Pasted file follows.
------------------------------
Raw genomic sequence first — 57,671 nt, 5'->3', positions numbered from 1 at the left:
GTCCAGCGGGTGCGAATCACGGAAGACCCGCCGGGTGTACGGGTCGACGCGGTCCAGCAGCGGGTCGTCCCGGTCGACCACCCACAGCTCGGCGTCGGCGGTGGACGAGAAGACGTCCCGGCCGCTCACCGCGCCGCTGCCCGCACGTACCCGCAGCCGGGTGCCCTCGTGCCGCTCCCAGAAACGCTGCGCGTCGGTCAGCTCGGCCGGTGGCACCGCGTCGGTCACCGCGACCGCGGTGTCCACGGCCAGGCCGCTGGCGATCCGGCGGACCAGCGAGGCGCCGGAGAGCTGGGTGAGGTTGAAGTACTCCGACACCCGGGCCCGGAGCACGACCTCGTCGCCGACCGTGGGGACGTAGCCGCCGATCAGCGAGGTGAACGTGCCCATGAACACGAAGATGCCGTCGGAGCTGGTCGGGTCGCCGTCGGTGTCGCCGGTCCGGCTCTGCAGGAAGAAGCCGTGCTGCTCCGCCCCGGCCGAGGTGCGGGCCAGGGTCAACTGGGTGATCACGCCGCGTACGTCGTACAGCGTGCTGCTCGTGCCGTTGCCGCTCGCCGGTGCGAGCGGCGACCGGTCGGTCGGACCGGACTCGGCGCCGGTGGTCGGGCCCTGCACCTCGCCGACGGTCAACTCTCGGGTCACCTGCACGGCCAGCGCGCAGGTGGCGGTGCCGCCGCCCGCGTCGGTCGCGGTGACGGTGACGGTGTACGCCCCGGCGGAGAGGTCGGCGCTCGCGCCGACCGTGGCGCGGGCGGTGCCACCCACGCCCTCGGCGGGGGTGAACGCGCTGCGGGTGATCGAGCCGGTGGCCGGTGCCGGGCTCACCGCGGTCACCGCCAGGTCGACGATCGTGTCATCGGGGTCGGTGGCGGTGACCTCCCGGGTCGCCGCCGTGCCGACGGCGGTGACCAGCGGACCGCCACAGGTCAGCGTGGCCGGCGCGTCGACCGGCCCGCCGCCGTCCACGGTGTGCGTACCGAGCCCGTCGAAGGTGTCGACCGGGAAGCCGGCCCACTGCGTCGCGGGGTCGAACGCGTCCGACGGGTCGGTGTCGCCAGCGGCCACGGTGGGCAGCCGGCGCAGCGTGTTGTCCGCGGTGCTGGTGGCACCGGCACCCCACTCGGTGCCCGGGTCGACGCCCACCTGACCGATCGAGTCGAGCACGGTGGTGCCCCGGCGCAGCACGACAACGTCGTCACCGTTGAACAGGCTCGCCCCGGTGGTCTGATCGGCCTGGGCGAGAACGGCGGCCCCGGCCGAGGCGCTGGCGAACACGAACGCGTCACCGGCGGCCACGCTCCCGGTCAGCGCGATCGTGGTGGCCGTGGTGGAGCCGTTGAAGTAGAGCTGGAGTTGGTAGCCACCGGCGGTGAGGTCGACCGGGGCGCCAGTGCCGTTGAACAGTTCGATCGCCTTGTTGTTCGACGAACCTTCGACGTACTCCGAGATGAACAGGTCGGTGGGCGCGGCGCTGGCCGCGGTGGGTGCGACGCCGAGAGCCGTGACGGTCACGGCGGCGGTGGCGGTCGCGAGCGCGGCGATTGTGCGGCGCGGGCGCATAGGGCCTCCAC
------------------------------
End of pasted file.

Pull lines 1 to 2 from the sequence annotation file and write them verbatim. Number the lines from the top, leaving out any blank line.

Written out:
Raw genomic sequence first — 57,671 nt, 5'->3', positions numbered from 1 at the left:
GTCCAGCGGGTGCGAATCACGGAAGACCCGCCGGGTGTACGGGTCGACGCGGTCCAGCAGCGGGTCGTCCCGGTCGACCACCCACAGCTCGGCGTCGGCGGTGGACGAGAAGACGTCCCGGCCGCTCACCGCGCCGCTGCCCGCACGTACCCGCAGCCGGGTGCCCTCGTGCCGCTCCCAGAAACGCTGCGCGTCGGTCAGCTCGGCCGGTGGCACCGCGTCGGTCACCGCGACCGCGGTGTCCACGGCCAGGCCGCTGGCGATCCGGCGGACCAGCGAGGCGCCGGAGAGCTGGGTGAGGTTGAAGTACTCCGACACCCGGGCCCGGAGCACGACCTCGTCGCCGACCGTGGGGACGTAGCCGCCGATCAGCGAGGTGAACGTGCCCATGAACACGAAGATGCCGTCGGAGCTGGTCGGGTCGCCGTCGGTGTCGCCGGTCCGGCTCTGCAGGAAGAAGCCGTGCTGCTCCGCCCCGGCCGAGGTGCGGGCCAGGGTCAACTGGGTGATCACGCCGCGTACGTCGTACAGCGTGCTGCTCGTGCCGTTGCCGCTCGCCGGTGCGAGCGGCGACCGGTCGGTCGGACCGGACTCGGCGCCGGTGGTCGGGCCCTGCACCTCGCCGACGGTCAACTCTCGGGTCACCTGCACGGCCAGCGCGCAGGTGGCGGTGCCGCCGCCCGCGTCGGTCGCGGTGACGGTGACGGTGTACGCCCCGGCGGAGAGGTCGGCGCTCGCGCCGACCGTGGCGCGGGCGGTGCCACCCACGCCCTCGGCGGGGGTGAACGCGCTGCGGGTGATCGAGCCGGTGGCCGGTGCCGGGCTCACCGCGGTCACCGCCAGGTCGACGATCGTGTCATCGGGGTCGGTGGCGGTGACCTCCCGGGTCGCCGCCGTGCCGACGGCGGTGACCAGCGGACCGCCACAGGTCAGCGTGGCCGGCGCGTCGACCGGCCCGCCGCCGTCCACGGTGTGCGTACCGAGCCCGTCGAAGGTGTCGACCGGGAAGCCGGCCCACTGCGTCGCGGGGTCGAACGCGTCCGACGGGTCGGTGTCGCCAGCGGCCACGGTGGGCAGCCGGCGCAGCGTGTTGTCCGCGGTGCTGGTGGCACCGGCACCCCACTCGGTGCCCGGGTCGACGCCCACCTGACCGATCGAGTCGAGCACGGTGGTGCCCCGGCGCAGCACGACAACGTCGTCACCGTTGAACAGGCTCGCCCCGGTGGTCTGATCGGCCTGGGCGAGAACGGCGGCCCCGGCCGAGGCGCTGGCGAACACGAACGCGTCACCGGCGGCCACGCTCCCGGTCAGCGCGATCGTGGTGGCCGTGGTGGAGCCGTTGAAGTAGAGCTGGAGTTGGTAGCCACCGGCGGTGAGGTCGACCGGGGCGCCAGTGCCGTTGAACAGTTCGATCGCCTTGTTGTTCGACGAACCTTCGACGTACTCCGAGATGAACAGGTCGGTGGGCGCGGCGCTGGCCGCGGTGGGTGCGACGCCGAGAGCCGTGACGGTCACGGCGGCGGTGGCGGTCGCGAGCGCGGCGATTGTGCGGCGCGGGCGCATAGGGCCTCCAC